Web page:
Wednesday, 9 November 2011

Waiting, waiting...

It?s a long time, nine months, a winterover. But definitely the
perception of the time passed varies. In the last week of a cycle of
data collection, I?m tired and it feels like it?s been forever. One
week of good sleep later and it can feel like it's been hardly any
time at all. But that?s nothing like now. BUt right now, time seems
to be passing particularly slowly, and the winterover just feels

It?s because the summer crew are late, and we don?t know how long they
will be. And yesterday, the day the first plane was planned to
arrive, all our normal communication lines went down, and information
was very hard to get. MZS?s HF radio developed a fault and we
couldn?t speak to them. Email had been down the last 24h ?we?ve
still never figured out what it is that affects it - We knew that the
crew in Christchurch were delayed getting to Antarctica, finally in
desperation for news, Paolo phoned ENEA in Italy.

What?s happening? Are they coming soon?
Not yet.

The Twin Otters that will be working for our program are stuck at
Rothera, on the other side of Antarctica, bad weather preventing them
from getting over. They can?t even get to the Pole. The earliest
they can get to MZS and then up here is Saturday they think. The
waiting is starting to really get to some of us. For me, the thought
that maybe one day soon I might actually get something fresh to eat is
starting to get really distracting... The first of the summer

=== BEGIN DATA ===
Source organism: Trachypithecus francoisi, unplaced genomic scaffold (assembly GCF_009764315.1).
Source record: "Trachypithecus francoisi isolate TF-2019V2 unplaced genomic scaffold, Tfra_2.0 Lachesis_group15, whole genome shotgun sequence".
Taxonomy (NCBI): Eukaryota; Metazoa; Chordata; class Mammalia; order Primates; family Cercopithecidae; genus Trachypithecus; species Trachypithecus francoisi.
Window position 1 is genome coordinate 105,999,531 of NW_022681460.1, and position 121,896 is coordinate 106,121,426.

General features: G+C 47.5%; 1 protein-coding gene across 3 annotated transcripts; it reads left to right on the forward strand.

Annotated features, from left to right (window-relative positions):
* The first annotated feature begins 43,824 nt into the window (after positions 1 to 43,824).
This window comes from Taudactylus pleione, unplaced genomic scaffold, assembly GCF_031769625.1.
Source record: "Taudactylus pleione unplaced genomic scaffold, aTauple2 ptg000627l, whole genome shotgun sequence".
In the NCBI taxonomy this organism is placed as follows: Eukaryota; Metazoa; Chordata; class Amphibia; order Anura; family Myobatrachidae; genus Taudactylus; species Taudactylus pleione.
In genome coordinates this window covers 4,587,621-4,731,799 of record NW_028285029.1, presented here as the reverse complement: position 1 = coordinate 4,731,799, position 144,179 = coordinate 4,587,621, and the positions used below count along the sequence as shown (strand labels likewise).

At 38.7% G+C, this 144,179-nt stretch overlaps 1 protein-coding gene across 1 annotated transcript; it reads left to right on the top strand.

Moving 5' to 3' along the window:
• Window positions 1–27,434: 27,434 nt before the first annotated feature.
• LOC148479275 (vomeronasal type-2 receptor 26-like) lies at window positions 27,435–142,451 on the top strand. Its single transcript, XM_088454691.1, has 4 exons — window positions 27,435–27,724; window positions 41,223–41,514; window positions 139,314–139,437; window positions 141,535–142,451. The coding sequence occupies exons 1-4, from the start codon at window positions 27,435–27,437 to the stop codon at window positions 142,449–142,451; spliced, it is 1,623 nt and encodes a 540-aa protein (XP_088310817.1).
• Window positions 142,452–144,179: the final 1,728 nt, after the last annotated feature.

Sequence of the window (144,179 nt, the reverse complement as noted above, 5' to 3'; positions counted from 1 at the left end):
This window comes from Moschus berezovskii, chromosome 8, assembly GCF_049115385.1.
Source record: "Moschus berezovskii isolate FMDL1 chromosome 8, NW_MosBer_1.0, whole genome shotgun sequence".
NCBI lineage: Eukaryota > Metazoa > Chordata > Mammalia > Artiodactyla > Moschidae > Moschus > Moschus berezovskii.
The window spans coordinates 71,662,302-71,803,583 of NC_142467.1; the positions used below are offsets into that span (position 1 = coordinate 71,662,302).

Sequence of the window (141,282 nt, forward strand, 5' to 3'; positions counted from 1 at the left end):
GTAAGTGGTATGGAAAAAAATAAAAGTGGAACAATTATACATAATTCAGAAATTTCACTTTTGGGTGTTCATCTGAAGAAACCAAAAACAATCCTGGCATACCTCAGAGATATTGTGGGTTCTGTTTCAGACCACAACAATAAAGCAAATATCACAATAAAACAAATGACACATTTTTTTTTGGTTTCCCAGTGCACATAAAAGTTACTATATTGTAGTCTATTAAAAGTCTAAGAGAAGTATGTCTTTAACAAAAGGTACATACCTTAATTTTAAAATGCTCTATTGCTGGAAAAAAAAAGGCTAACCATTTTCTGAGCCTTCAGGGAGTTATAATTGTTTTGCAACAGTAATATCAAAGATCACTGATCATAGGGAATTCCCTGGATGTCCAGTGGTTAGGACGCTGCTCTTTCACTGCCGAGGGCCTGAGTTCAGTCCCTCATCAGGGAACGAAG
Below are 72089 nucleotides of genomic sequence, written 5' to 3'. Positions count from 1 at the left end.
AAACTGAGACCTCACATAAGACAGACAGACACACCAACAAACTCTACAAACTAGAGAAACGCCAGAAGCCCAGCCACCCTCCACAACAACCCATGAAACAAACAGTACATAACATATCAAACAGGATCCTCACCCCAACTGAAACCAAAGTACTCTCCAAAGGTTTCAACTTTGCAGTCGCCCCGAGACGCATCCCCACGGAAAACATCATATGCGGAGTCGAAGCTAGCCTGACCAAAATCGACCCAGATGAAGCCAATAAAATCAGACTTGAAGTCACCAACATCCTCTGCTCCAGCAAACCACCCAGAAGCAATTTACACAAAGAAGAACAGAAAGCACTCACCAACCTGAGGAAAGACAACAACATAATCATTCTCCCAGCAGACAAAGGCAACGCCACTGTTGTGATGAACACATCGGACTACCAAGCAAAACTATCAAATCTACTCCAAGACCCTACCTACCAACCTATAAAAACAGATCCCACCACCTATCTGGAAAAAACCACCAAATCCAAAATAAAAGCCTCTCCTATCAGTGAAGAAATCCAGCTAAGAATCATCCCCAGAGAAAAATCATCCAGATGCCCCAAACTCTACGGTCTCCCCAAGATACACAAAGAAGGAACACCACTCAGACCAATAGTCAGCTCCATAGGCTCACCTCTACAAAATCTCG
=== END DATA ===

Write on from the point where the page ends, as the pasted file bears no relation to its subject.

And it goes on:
campaign personnel, on the other hand, are at MZS presumably
thoroughly enjoying it as I did last year.

The Astrolabe is not getting on much better. We hear that she?s
stuck in pack ice 200km from DDU, and she can?t get further on. And
to make matters worse, she might have to turn around and go back to
Hobart without putting in to DDU. She has a helicopter on board
that?s necessary to offload the cargo, and it?s developed a fault,
something big, something they don?t routinely carry spares for.
There?s some discussion about whether an airdrop could be arranged to
deliver the necessary parts to her where she is, out in the ice. If
not, it?s back to Hobart. Once she can get out of the pack, that is.
Fred tells me R0 (R zero, the first rotation she makes from Hobart to
DDU and back) each year is often beset with problems in the pack.
She?s not built for ice breaking, as she needs the flat hull for
manoevering in the islands and icebergs at DDU. So when the pack ice
is thick there?s nothing to do but wait. Storms are handy ? the waves
break up the ice and then with the helicopter to guide the vessel,
she can find a way through the fragments. No luck this time, it seems.

I have to admit thought in terms of my work here things couldn't be
going better. The delay means I'll get all the crew through the
final cycle of testing before the winterover ends, and make good on
all the delays we had at the start of the winterover. And we could
get our first plane on the day I finish the project. Funny how things
work out...

Concordia station
75°06'06''S - 123°23'43''E Local time UTC + 8

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